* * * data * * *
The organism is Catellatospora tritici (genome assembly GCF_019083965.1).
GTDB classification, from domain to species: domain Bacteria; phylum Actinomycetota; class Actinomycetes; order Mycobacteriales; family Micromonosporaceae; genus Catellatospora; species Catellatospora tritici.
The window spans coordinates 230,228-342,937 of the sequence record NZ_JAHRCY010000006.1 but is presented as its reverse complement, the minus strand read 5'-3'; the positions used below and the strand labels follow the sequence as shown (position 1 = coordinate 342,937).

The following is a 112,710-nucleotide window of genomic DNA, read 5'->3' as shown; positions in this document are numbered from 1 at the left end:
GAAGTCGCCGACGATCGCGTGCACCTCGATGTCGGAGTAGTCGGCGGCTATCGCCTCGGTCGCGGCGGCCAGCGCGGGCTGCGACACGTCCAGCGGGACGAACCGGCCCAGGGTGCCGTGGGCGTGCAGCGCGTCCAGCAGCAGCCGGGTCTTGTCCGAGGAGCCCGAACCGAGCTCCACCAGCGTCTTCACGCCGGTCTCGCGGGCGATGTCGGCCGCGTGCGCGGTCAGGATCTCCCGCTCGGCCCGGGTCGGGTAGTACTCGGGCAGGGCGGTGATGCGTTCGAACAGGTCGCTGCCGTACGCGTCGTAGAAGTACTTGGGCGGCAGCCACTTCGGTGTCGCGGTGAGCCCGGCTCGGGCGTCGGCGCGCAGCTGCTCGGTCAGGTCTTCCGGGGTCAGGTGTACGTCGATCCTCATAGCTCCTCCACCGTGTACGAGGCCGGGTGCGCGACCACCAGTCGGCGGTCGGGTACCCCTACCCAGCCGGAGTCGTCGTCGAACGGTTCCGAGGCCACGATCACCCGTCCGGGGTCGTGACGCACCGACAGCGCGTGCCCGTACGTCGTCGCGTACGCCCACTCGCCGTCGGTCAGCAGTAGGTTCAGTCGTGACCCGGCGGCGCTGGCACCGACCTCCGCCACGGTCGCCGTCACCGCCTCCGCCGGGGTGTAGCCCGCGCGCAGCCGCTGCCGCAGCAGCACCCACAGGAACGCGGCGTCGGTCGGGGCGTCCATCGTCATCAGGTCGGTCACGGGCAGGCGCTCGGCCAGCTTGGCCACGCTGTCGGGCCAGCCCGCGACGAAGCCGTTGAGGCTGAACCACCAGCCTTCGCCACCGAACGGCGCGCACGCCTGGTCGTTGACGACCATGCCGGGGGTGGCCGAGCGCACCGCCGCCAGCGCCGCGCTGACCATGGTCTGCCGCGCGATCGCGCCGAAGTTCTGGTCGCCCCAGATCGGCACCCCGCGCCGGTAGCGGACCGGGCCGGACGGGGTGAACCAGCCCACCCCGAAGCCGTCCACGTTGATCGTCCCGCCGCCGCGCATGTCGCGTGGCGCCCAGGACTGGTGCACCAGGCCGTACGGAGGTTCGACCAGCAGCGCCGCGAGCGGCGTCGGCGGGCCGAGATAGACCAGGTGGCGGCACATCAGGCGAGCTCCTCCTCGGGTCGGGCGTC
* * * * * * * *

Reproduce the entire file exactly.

The organism is Catellatospora tritici (genome assembly GCF_019083965.1).
GTDB classification, from domain to species: domain Bacteria; phylum Actinomycetota; class Actinomycetes; order Mycobacteriales; family Micromonosporaceae; genus Catellatospora; species Catellatospora tritici.
The window spans coordinates 230,228-342,937 of the sequence record NZ_JAHRCY010000006.1 but is presented as its reverse complement, the minus strand read 5'-3'; the positions used below and the strand labels follow the sequence as shown (position 1 = coordinate 342,937).

The following is a 112,710-nucleotide window of genomic DNA, read 5'->3' as shown; positions in this document are numbered from 1 at the left end:
GAAGTCGCCGACGATCGCGTGCACCTCGATGTCGGAGTAGTCGGCGGCTATCGCCTCGGTCGCGGCGGCCAGCGCGGGCTGCGACACGTCCAGCGGGACGAACCGGCCCAGGGTGCCGTGGGCGTGCAGCGCGTCCAGCAGCAGCCGGGTCTTGTCCGAGGAGCCCGAACCGAGCTCCACCAGCGTCTTCACGCCGGTCTCGCGGGCGATGTCGGCCGCGTGCGCGGTCAGGATCTCCCGCTCGGCCCGGGTCGGGTAGTACTCGGGCAGGGCGGTGATGCGTTCGAACAGGTCGCTGCCGTACGCGTCGTAGAAGTACTTGGGCGGCAGCCACTTCGGTGTCGCGGTGAGCCCGGCTCGGGCGTCGGCGCGCAGCTGCTCGGTCAGGTCTTCCGGGGTCAGGTGTACGTCGATCCTCATAGCTCCTCCACCGTGTACGAGGCCGGGTGCGCGACCACCAGTCGGCGGTCGGGTACCCCTACCCAGCCGGAGTCGTCGTCGAACGGTTCCGAGGCCACGATCACCCGTCCGGGGTCGTGACGCACCGACAGCGCGTGCCCGTACGTCGTCGCGTACGCCCACTCGCCGTCGGTCAGCAGTAGGTTCAGTCGTGACCCGGCGGCGCTGGCACCGACCTCCGCCACGGTCGCCGTCACCGCCTCCGCCGGGGTGTAGCCCGCGCGCAGCCGCTGCCGCAGCAGCACCCACAGGAACGCGGCGTCGGTCGGGGCGTCCATCGTCATCAGGTCGGTCACGGGCAGGCGCTCGGCCAGCTTGGCCACGCTGTCGGGCCAGCCCGCGACGAAGCCGTTGAGGCTGAACCACCAGCCTTCGCCACCGAACGGCGCGCACGCCTGGTCGTTGACGACCATGCCGGGGGTGGCCGAGCGCACCGCCGCCAGCGCCGCGCTGACCATGGTCTGCCGCGCGATCGCGCCGAAGTTCTGGTCGCCCCAGATCGGCACCCCGCGCCGGTAGCGGACCGGGCCGGACGGGGTGAACCAGCCCACCCCGAAGCCGTCCACGTTGATCGTCCCGCCGCCGCGCATGTCGCGTGGCGCCCAGGACTGGTGCACCAGGCCGTACGGAGGTTCGACCAGCAGCGCCGCGAGCGGCGTCGGCGGGCCGAGATAGACCAGGTGGCGGCACATCAGGCGAGCTCCTCCTCGGGTCGGGCGTC